‘Tis the season for spending time with loved ones, reflecting on the past year and setting intentions for the next one. If improving your health is at the top of your resolution list, scientists say you can start by getting enough Vitamin G—Gratitude.
“Gratitude is affirming the goodness in one’s life and recognizing that its source lies outside the self,” says Robert Emmons, P.h.D., a professor of psychology at the University of California. Emmons has been studying the connection between health and gratitude for 15 years. In one of his studies, he asked a group of people to write down five things that they are grateful for for 10 weeks. At the end of the study, the participants felt 25% happier and 30% of them exercised more frequently and had fewer health complaints (1).
Another study found that people who kept gratitude journals for two weeks slept better and had lower blood pressure. After two months, participants saw a 40% reduction in smoking rates. Keeping a gratitude journal has also shown to lower disease-causing inflammation and stabilize heart rates (1).
Taking time to appreciate the people or things in your life triggers the parasympathetic, or calming, branch of the nervous system—helping calm anxiety, stress and even anger. David DeSteno, P.h.D., a professor of psychology at Northeastern University says “gratitude makes us value the future. It increases people’s self-control and helps reduce impulsive behavior,” like smoking and binge-eating for example (1).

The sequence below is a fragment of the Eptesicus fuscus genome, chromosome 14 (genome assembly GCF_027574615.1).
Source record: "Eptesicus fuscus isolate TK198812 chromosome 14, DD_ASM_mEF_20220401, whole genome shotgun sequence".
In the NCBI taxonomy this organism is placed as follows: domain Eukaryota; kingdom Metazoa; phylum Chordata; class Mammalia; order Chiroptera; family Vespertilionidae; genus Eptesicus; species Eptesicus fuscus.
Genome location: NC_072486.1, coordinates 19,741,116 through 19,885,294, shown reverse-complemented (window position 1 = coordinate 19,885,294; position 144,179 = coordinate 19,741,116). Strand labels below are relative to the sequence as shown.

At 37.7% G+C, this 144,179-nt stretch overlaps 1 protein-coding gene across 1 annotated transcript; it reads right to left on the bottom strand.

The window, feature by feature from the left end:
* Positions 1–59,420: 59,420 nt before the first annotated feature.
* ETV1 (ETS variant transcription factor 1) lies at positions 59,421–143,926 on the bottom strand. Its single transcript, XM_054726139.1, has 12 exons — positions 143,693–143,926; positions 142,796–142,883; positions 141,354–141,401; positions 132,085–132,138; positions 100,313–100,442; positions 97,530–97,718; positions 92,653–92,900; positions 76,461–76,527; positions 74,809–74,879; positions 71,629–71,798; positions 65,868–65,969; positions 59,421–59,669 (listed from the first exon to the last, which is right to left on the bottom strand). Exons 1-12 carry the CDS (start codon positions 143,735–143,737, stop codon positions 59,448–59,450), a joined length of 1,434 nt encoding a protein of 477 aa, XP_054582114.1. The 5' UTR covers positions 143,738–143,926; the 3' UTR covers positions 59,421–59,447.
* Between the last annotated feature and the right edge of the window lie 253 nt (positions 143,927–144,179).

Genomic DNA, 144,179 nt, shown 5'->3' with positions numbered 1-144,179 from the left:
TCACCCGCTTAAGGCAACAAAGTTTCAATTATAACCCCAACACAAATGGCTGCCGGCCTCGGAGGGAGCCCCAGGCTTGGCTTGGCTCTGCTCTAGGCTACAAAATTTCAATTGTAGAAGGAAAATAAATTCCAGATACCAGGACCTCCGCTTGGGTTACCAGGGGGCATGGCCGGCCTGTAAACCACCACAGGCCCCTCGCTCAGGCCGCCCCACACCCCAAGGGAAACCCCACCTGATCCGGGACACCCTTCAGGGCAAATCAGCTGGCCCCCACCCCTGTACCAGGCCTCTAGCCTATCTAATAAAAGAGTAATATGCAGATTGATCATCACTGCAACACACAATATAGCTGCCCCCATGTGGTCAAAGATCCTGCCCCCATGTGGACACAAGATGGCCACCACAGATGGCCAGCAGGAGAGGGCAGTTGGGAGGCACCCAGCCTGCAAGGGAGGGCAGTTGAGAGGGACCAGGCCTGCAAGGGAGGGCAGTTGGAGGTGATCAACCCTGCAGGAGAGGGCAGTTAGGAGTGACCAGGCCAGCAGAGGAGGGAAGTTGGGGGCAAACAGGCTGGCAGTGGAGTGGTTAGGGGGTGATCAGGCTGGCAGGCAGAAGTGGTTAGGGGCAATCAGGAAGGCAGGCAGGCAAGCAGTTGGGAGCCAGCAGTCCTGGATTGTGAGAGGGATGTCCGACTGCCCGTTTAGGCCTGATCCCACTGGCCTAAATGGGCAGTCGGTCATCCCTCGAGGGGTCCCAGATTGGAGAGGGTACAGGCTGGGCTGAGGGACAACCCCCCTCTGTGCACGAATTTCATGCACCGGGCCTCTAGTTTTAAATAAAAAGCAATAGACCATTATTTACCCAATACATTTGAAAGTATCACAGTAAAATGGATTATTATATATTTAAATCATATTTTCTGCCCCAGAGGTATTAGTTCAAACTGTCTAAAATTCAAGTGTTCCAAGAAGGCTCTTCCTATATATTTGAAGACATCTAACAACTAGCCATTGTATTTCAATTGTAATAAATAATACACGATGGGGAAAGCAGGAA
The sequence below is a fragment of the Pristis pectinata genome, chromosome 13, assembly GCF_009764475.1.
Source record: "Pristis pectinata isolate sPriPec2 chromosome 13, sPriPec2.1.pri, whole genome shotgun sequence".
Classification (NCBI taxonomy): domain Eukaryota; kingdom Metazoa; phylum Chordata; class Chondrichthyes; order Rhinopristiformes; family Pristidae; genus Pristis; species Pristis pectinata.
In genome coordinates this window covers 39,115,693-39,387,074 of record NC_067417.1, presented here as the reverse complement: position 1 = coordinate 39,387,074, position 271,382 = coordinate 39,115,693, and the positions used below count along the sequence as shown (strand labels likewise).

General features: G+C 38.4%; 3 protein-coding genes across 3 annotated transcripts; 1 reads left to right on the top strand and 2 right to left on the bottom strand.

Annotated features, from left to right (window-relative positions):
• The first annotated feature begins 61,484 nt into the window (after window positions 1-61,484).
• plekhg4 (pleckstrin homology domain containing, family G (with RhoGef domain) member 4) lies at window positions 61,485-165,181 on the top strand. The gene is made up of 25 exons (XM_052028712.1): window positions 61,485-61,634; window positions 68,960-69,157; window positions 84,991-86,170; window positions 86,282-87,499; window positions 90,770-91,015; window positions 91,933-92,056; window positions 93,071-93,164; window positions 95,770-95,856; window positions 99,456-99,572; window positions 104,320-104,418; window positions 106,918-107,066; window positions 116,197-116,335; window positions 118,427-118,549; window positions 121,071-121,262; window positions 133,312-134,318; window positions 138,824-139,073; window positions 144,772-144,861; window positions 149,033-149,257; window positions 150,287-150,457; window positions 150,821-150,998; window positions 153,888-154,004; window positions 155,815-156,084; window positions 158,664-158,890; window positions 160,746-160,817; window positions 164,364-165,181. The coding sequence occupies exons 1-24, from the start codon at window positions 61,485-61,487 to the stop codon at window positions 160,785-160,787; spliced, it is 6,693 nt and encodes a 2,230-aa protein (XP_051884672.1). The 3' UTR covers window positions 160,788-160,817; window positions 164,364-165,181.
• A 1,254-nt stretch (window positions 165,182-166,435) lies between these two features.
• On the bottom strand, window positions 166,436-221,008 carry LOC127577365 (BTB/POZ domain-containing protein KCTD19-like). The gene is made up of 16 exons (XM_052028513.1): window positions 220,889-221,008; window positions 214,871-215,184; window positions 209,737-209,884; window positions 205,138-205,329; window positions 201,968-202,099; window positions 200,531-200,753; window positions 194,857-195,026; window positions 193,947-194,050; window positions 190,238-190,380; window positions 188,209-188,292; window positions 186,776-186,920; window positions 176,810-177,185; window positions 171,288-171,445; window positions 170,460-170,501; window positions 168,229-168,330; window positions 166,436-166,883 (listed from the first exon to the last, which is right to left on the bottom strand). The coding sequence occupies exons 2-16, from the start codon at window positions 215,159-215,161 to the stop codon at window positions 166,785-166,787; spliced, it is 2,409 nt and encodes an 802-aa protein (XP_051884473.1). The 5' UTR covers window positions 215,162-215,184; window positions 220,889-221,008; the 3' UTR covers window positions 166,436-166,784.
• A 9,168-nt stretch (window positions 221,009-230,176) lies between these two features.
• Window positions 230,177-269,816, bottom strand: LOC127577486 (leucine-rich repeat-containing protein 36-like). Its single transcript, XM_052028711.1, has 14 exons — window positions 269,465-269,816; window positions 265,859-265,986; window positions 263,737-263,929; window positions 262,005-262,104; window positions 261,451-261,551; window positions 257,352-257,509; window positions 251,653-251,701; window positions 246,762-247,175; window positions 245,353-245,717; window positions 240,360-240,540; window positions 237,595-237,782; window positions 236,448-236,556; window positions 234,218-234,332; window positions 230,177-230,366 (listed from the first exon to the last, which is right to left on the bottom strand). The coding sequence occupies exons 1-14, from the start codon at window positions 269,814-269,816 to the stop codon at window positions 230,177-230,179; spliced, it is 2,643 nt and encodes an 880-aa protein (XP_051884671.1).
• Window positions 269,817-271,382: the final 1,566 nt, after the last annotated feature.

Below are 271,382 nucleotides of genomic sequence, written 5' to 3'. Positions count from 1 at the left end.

There is no better day than today to start giving thanks. Here are a few ways you can start:
- Start a gratitude journal. Take a few minutes out of your day or week to write down what you are grateful for. The things you write down can be as big or as simple as you want. Maybe it’s your family, or the way your favorite blanket smells after it’s been washed—the more detail, the better. There is no right or wrong way to keep a gratitude journal.
- Try subtraction. Think about what your life would be like without one of your blessings. This way of thinking can help get writing started.
- Focus on surprises. Writing down something that was unexpected in your day can elicit stronger feelings of gratitude (2).
- Say it out loud. Send a thank-you note, pick up the phone or do it in person. Taking the time to thank a friend for going above and beyond for you, remembering your birthday or just being a great friend can make his/her day, and it can make you feel good too!
- Set a reminder. Set an alarm throughout the day or a few times a week that can remind you to stop for a moment and be grateful. Eventually, this will become a habit and the alarms will be unnecessary. Gratefulness will become part of your routine.
When recognizing the incredible people and things in your life, it’s important that you take the time to become aware of the depth in your gratitude. This is more than just making a list. You should be aware of your feelings and be able to savor the “gifts” in your life. Being grateful can help you stay positive, happy and healthy—improving all aspects of your life.
King Lindley, J. (2018, November). The Healing Power of Gratitude. Prevention, 72-77.
Marsh, J. (2011, November 17). Tips for Keeping a Gratitude Journal. Retrieved November 5, 2018, from https://greatergood.berkeley.edu/article/item/tips_for_keeping_a_gratitude_journal